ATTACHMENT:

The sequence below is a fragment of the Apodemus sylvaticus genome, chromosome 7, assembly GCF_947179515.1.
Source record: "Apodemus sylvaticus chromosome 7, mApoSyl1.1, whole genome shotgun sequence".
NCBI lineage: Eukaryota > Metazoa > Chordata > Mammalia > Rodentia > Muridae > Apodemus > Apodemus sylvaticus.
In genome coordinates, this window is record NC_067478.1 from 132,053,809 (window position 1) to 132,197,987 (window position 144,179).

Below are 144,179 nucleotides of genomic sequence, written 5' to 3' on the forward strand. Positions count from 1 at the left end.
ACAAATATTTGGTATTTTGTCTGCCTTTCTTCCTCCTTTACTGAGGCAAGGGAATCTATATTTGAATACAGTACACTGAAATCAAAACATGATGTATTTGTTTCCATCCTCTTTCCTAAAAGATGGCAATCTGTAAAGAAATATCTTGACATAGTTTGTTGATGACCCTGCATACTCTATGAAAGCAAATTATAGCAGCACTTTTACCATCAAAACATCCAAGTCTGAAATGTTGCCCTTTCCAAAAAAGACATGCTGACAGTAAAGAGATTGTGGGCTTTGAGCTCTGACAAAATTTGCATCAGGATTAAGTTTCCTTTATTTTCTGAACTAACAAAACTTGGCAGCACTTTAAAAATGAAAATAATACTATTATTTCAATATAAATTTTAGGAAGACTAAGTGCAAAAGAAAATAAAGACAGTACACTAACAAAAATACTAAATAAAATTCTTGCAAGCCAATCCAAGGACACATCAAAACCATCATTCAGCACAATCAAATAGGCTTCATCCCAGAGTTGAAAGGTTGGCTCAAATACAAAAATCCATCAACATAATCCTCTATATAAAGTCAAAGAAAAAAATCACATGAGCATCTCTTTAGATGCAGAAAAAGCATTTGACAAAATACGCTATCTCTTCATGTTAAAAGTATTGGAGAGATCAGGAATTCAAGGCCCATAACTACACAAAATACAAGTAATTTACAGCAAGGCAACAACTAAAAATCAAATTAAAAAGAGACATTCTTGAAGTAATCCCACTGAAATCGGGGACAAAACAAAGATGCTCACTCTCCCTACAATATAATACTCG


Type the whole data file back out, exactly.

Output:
The sequence below is a fragment of the Apodemus sylvaticus genome, chromosome 7, assembly GCF_947179515.1.
Source record: "Apodemus sylvaticus chromosome 7, mApoSyl1.1, whole genome shotgun sequence".
NCBI lineage: Eukaryota > Metazoa > Chordata > Mammalia > Rodentia > Muridae > Apodemus > Apodemus sylvaticus.
In genome coordinates, this window is record NC_067478.1 from 132,053,809 (window position 1) to 132,197,987 (window position 144,179).

Below are 144,179 nucleotides of genomic sequence, written 5' to 3' on the forward strand. Positions count from 1 at the left end.
ACAAATATTTGGTATTTTGTCTGCCTTTCTTCCTCCTTTACTGAGGCAAGGGAATCTATATTTGAATACAGTACACTGAAATCAAAACATGATGTATTTGTTTCCATCCTCTTTCCTAAAAGATGGCAATCTGTAAAGAAATATCTTGACATAGTTTGTTGATGACCCTGCATACTCTATGAAAGCAAATTATAGCAGCACTTTTACCATCAAAACATCCAAGTCTGAAATGTTGCCCTTTCCAAAAAAGACATGCTGACAGTAAAGAGATTGTGGGCTTTGAGCTCTGACAAAATTTGCATCAGGATTAAGTTTCCTTTATTTTCTGAACTAACAAAACTTGGCAGCACTTTAAAAATGAAAATAATACTATTATTTCAATATAAATTTTAGGAAGACTAAGTGCAAAAGAAAATAAAGACAGTACACTAACAAAAATACTAAATAAAATTCTTGCAAGCCAATCCAAGGACACATCAAAACCATCATTCAGCACAATCAAATAGGCTTCATCCCAGAGTTGAAAGGTTGGCTCAAATACAAAAATCCATCAACATAATCCTCTATATAAAGTCAAAGAAAAAAATCACATGAGCATCTCTTTAGATGCAGAAAAAGCATTTGACAAAATACGCTATCTCTTCATGTTAAAAGTATTGGAGAGATCAGGAATTCAAGGCCCATAACTACACAAAATACAAGTAATTTACAGCAAGGCAACAACTAAAAATCAAATTAAAAAGAGACATTCTTGAAGTAATCCCACTGAAATCGGGGACAAAACAAAGATGCTCACTCTCCCTACAATATAATACTCG